In post-war Poland the Oder–Neisse line was described as the result of tough negotiations between Polish Communists and Stalin.[14] According to the modern Institute of National Remembrance however, Polish claims or aspirations had no impact on the final outcome; rather the idea of a westward shift of the Polish border after World War II was adopted synthetically by Stalin who was the final arbiter in the matter. Stalin's concept of a swap of eastern Polish territory for acquisitions in the west was motivated by his political ideas, as well as a desire to ensure enmity between Poles and Germans, so as to control both countries.[3] While before the war some fringe groups advocated restoring the old border between Poland and Germany.[3][4][5][6][7][8]

Tehran Conference

At the Tehran Conference in late 1943 the Soviet leader Joseph Stalin raised the subject of Poland's western frontier and its extension to the River Oder. While the Americans were not interested in discussing any border changes at that time,[15] Roosevelt agreed that in general the Polish border should be extended West to the Oder, while Polish eastern borders should be shifted westwards; he also admitted that owing to elections at home he could not express his position publicly.[16] British Foreign Minister Anthony Eden wrote in his diary that "A difficulty is that the Americans are terrified of the subject which [Roosevelt advisor] Harry [Hopkins] called 'political dynamite' for their elections. But, as I told him, if we cannot get a solution, Polish-Soviet relations six months from now, with Soviet army man armies in Poland, will be infinitely worse and elections nearer."[17] Winston Churchill compared the westward shift of Poland to soldiers taking two steps "left close" and declared in his memoirs: "If Poland trod on some German toes that could not be helped, but there must be a strong Poland."[18]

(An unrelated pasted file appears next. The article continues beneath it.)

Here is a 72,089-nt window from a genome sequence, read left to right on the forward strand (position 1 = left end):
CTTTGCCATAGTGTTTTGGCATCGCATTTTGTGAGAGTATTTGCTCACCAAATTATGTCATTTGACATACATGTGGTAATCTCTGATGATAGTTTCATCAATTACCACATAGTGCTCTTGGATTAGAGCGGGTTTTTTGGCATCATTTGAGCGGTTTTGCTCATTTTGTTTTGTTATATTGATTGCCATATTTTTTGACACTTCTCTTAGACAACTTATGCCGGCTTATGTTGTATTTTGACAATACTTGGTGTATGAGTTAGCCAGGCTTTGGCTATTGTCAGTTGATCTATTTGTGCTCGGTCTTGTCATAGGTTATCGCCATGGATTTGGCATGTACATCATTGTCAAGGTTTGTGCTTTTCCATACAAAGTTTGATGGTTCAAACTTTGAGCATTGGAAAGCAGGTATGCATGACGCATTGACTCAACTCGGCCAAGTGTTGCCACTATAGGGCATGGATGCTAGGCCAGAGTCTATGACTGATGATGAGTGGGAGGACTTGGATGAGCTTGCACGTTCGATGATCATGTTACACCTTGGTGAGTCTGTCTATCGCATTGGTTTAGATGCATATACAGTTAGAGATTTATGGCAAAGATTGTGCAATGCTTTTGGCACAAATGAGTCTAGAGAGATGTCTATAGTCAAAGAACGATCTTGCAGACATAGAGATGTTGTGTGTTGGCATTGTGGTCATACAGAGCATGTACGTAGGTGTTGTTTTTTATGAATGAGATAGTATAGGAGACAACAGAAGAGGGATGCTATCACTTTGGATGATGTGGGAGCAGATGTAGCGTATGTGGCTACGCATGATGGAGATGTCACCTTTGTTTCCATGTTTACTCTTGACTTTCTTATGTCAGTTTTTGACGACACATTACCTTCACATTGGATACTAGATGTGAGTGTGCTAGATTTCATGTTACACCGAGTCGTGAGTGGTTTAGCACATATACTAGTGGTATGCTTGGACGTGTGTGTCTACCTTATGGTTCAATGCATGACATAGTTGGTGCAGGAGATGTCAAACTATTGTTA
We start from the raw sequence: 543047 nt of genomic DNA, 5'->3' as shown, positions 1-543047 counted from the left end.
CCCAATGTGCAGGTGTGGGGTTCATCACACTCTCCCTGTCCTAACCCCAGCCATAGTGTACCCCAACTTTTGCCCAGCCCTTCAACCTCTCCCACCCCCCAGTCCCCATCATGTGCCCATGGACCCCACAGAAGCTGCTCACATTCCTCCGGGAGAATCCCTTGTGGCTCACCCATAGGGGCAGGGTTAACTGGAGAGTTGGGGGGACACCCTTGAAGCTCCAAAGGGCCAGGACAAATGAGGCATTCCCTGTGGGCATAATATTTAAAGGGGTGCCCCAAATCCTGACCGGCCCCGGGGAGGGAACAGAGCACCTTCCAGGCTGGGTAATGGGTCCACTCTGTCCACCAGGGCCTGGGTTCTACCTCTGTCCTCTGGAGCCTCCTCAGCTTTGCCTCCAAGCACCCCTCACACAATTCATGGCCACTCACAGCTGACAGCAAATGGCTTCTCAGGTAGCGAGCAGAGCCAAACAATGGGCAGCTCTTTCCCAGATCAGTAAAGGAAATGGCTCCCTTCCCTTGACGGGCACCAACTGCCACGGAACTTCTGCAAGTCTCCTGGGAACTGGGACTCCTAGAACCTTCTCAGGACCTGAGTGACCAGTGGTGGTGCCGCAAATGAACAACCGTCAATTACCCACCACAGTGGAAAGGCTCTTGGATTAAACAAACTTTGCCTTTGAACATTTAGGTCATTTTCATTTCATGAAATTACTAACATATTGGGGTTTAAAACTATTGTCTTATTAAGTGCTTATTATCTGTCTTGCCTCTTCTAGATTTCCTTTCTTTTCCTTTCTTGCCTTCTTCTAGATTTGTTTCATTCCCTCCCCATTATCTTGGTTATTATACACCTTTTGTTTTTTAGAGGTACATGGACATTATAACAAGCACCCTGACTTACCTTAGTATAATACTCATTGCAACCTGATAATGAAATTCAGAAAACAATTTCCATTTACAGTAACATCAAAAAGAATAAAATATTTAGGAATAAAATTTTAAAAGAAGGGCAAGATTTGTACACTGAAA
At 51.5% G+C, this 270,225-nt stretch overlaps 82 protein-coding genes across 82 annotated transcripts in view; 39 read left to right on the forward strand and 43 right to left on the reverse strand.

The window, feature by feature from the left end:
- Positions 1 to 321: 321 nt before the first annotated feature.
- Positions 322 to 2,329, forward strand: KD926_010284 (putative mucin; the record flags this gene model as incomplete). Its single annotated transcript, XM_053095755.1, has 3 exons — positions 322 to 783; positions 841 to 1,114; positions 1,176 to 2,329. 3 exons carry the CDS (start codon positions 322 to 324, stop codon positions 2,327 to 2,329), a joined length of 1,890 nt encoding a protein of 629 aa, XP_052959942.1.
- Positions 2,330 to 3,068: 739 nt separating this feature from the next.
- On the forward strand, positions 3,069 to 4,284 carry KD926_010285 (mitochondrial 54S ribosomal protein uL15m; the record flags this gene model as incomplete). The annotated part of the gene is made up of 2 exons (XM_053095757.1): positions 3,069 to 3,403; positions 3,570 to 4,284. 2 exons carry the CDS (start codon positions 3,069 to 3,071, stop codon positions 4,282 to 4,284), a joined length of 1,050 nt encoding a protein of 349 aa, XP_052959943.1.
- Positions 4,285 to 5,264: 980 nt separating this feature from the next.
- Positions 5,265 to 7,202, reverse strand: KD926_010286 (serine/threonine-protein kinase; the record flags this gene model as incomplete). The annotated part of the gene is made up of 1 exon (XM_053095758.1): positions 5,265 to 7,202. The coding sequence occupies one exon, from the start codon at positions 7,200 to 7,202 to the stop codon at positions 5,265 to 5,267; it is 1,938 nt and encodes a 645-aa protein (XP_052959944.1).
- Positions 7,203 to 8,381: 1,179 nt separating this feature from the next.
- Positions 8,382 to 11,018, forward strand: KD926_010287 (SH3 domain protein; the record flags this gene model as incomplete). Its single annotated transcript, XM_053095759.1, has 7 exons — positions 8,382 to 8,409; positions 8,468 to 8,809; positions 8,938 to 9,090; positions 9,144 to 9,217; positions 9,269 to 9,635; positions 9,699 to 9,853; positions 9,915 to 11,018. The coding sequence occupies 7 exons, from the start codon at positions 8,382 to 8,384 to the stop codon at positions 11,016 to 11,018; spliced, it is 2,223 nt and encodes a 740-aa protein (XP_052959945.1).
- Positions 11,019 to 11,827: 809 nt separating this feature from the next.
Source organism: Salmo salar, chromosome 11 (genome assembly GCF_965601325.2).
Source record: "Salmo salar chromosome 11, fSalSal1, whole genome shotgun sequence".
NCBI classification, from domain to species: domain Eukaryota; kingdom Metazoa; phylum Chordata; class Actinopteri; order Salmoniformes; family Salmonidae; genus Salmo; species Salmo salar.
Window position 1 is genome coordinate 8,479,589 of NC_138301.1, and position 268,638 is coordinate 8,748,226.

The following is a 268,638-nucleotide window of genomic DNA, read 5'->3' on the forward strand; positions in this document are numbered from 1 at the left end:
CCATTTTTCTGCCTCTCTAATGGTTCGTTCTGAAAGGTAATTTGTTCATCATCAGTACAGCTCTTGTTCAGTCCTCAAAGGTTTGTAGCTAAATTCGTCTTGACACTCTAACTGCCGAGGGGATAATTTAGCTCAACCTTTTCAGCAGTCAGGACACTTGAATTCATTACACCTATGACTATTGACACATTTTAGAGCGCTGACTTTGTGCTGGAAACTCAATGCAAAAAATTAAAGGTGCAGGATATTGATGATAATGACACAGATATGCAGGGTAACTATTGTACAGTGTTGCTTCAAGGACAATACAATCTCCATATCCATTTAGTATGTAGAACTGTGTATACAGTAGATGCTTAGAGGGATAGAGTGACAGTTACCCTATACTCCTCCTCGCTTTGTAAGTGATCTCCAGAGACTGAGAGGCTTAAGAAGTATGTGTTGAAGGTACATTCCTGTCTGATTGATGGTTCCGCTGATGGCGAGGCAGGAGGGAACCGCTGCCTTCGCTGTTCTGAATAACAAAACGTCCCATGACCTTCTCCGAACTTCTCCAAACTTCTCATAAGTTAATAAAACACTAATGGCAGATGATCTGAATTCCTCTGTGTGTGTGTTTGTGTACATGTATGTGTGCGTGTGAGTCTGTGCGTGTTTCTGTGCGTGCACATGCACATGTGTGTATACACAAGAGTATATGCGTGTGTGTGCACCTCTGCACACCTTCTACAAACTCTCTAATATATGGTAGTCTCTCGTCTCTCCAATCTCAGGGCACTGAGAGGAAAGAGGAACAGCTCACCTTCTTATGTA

The British government formed a clear position on the issue and at the first meeting of the European Advisory Commission on 14 January 1944, recommended "that East Prussia and Danzig, and possibly other areas, will ultimately be given to Poland" as well as agreeing on a Polish "frontier on the Oder".[19][16]

Yalta Conference